Robert Lepage has always had an unabashed penchant for technology on the theater stage. We have had decades of "physical theater' where props and sets had to be restricted to a column or a stick was the trend, as well as focus on the actor and the lines and the delivery of the lines. He's reintroduced the power of the trickster which is so enjoyable for the child in all of us. The world really lacks in magic, it tends to follow with stubborn sternness the laws of physics and basic ontology. A few people see UFOs and holy apparitions, but these are the lucky few. In 887 Robert Lepage gives free rein to this passion for make believe to recreate the world of his childhood in parallel to his current one. It's pretty spectacular. It would be hard work to describe every trick that is used: cameras on stage, moving trash cans, a building where every window is animated with little characters, etcetera etcetera etcetera etcetera, quite the delight. He plays a lot with size as a whole building is smaller than he when he looks into his past, then he's in his kitchen that's to his size, and in a childhood living room where he is smaller than the TV and the lamp. The reality on stage shifts, and his identity shifts too as he alternately plays himself and his father.
The stuff with his father is very touching. Working class, his dad had to leave school at 8 - couldn't write or count much, and worked hard to support his family. Themes expand to celebrity and anonymity, Quebec politics, class segregation. And memory of course. It reminded me how much radio was still a large part of life in the sixties and in the seventies. I would lie in bed at my grandmother's and hear the neighbors' radio through the wall, and now I can't remember their name that I thought it would never ever forget. I wish I could recreate that lost world of my grandmother's, the way Lepage did for 887, the street number of the building where he lived as a child.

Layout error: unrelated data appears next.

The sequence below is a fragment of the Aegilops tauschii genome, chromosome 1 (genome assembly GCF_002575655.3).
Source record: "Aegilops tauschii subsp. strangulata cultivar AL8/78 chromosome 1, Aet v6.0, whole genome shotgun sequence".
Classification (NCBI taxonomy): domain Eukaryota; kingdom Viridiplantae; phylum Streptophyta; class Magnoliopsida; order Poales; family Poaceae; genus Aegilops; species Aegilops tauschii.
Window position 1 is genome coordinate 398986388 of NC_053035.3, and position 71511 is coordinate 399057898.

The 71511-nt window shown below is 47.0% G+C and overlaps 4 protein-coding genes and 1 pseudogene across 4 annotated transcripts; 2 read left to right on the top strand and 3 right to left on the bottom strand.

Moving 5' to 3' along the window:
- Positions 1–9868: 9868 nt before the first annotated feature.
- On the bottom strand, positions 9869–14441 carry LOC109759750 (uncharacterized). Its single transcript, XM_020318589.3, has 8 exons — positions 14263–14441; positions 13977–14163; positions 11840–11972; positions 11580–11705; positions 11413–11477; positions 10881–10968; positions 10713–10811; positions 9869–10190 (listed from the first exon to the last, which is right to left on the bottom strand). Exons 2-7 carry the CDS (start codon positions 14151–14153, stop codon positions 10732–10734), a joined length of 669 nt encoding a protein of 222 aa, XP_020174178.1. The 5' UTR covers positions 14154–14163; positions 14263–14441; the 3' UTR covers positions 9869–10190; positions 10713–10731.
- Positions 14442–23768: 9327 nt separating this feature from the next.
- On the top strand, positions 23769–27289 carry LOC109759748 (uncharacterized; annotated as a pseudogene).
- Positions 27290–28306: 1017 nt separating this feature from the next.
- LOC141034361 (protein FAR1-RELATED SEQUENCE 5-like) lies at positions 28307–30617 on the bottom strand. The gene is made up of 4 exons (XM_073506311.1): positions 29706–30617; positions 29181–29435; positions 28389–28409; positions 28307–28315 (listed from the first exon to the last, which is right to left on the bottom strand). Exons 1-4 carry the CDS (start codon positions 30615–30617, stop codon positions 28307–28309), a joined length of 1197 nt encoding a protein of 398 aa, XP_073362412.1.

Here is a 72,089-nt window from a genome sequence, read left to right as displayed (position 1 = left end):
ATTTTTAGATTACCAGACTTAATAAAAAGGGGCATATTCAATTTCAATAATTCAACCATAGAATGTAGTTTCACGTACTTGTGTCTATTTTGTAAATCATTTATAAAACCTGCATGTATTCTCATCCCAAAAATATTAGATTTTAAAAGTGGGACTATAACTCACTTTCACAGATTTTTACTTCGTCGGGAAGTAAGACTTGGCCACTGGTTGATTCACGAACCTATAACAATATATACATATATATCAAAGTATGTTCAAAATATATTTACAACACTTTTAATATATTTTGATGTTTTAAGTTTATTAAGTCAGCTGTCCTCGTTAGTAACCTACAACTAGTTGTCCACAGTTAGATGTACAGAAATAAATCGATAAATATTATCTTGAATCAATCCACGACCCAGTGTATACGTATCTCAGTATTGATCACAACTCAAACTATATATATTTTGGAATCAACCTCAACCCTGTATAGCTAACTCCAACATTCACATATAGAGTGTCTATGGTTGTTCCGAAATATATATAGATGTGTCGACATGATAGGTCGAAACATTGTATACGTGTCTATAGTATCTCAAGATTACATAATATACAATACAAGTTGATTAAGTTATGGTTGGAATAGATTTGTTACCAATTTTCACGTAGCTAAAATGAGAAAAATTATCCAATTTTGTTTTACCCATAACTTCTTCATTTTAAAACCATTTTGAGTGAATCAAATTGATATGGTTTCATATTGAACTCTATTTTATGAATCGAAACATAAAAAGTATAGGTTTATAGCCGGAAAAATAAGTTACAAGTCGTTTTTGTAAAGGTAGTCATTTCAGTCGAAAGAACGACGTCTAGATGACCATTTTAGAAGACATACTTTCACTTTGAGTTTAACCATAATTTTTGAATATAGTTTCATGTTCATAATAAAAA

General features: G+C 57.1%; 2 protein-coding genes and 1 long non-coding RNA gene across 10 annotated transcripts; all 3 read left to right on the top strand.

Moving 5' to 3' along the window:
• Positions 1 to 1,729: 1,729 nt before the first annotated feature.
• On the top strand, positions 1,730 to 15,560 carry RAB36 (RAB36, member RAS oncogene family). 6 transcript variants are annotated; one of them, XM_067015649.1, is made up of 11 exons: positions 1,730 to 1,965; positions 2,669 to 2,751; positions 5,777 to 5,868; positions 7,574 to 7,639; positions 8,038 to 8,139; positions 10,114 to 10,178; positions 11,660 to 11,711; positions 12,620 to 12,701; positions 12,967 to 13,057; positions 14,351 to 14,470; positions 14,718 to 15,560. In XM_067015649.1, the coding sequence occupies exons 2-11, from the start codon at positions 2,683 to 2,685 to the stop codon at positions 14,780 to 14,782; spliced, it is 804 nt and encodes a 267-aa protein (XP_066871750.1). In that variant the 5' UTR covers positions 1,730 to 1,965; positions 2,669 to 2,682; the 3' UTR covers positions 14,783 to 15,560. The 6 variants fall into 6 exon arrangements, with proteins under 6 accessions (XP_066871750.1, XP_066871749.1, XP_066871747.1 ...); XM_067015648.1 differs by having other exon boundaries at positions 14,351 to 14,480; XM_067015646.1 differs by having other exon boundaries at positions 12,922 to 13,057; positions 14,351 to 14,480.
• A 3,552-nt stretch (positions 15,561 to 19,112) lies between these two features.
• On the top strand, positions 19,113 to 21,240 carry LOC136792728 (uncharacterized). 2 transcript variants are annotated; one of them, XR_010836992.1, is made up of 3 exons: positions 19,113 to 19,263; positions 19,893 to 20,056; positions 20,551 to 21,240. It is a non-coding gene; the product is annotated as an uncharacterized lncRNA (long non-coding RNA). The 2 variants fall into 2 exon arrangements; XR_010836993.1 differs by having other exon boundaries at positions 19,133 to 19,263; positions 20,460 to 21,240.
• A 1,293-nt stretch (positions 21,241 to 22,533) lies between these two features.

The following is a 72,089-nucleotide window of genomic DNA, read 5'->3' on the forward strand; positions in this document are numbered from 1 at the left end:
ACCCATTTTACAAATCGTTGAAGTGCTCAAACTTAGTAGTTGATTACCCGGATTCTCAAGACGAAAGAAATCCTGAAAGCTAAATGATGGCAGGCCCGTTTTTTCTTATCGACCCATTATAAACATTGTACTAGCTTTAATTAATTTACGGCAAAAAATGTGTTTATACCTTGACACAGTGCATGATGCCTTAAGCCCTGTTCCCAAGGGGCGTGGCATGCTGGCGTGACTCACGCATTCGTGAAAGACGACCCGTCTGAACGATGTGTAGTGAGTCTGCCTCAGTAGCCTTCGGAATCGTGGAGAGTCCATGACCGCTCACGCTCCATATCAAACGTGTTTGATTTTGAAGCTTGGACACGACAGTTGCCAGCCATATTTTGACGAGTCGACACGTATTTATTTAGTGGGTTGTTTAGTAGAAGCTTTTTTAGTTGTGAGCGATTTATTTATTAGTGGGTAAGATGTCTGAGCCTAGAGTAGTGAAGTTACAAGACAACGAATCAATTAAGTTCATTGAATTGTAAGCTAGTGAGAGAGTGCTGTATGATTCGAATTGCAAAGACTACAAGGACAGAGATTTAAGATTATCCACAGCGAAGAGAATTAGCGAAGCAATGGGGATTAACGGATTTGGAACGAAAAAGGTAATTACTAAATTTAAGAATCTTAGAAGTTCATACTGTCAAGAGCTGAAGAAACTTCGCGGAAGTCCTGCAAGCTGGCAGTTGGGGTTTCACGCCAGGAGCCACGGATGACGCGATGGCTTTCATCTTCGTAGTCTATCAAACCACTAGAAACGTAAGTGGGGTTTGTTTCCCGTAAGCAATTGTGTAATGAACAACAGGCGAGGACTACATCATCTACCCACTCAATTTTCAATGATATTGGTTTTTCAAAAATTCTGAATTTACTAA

Robert is also just someone you want to look at, whether it's his longshore worker's body, which looks like his father's, his juvenile face, his peeping eyes. He's got perfect control of his hands. He's funny. He switches seamlessly from English to French. But still, I find it hard to watch a one person show that is longer than an hour or 90 min. After that, I think, oh could we please please have another actor enter stage? Reminds me of a Caryl Churchill play that was at BAM, a story about a woman and her son (Heart's Desire) About half way through the play, the kitchen that we had well got used to, suddenly all its cabinets opened and tons of kids run out of the cabinets! (this last sentence is not grammatical, because this is a BLOG) - Imagine going to a one-person show, and a second and third person and a fourth, twenty more, show up unexpectedly, that would be so good.
During the show I started having restless legs. I usually only have it right before I go to bed and I have been sedentary during the day. But there I was coming out of the gym and sitting at the show and I was really annoyed and kept on rubbing my feet on the ground probably driving the woman in front of me crazy. There didn't used to be something called restless leg syndrome. I remember my sisters would complain about their legs when they went to bed at night, but there was no word for it. Now there's a word and now there are medications too, naturally. Maybe my legs were reacting to the show because, though the themes were compelling, though he's a great performer, there was a bit too much Machina too little Deus. I wasn't sure whether the play wasn't being fair to my legs or my legs weren't being fair to the play.
Written and published by - Arabella Hutter